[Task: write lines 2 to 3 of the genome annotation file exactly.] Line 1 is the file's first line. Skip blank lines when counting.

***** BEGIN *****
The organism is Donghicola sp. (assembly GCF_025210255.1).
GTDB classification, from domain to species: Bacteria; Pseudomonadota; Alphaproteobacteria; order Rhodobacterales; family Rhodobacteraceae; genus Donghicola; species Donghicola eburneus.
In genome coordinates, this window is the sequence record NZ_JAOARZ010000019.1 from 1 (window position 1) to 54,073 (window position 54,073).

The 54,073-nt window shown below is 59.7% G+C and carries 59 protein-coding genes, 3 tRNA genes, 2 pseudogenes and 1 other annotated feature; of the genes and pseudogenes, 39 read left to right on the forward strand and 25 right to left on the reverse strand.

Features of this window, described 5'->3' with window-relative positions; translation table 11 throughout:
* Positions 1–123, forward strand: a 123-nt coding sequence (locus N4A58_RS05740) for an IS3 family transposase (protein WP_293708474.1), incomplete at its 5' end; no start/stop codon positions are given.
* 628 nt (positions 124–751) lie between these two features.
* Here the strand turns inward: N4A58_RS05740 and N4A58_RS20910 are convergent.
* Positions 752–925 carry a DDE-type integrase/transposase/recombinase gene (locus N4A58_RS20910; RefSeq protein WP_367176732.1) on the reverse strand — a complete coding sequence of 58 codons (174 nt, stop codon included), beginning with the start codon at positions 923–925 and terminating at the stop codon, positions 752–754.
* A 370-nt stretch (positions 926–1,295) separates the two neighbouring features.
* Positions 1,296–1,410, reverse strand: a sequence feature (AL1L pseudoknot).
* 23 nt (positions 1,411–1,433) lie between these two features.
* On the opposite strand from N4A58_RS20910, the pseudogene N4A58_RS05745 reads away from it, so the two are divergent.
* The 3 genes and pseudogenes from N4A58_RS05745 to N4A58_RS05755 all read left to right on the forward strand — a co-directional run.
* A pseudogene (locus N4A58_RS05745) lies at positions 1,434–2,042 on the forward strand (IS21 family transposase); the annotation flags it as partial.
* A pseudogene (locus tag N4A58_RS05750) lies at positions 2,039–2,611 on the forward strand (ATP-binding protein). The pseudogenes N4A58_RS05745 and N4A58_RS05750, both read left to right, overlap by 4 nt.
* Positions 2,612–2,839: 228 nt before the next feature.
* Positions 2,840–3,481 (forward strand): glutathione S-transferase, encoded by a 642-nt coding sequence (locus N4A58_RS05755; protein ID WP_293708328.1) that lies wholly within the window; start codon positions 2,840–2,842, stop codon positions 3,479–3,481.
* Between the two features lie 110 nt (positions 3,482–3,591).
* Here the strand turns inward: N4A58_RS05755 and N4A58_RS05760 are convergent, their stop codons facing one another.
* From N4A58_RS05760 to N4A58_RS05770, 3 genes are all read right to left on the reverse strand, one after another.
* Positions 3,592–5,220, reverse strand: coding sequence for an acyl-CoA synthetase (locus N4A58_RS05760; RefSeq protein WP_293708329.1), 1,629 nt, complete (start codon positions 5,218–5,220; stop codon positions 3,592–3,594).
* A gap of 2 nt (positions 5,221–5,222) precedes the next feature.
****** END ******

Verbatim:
GTDB classification, from domain to species: Bacteria; Pseudomonadota; Alphaproteobacteria; order Rhodobacterales; family Rhodobacteraceae; genus Donghicola; species Donghicola eburneus.
In genome coordinates, this window is the sequence record NZ_JAOARZ010000019.1 from 1 (window position 1) to 54,073 (window position 54,073).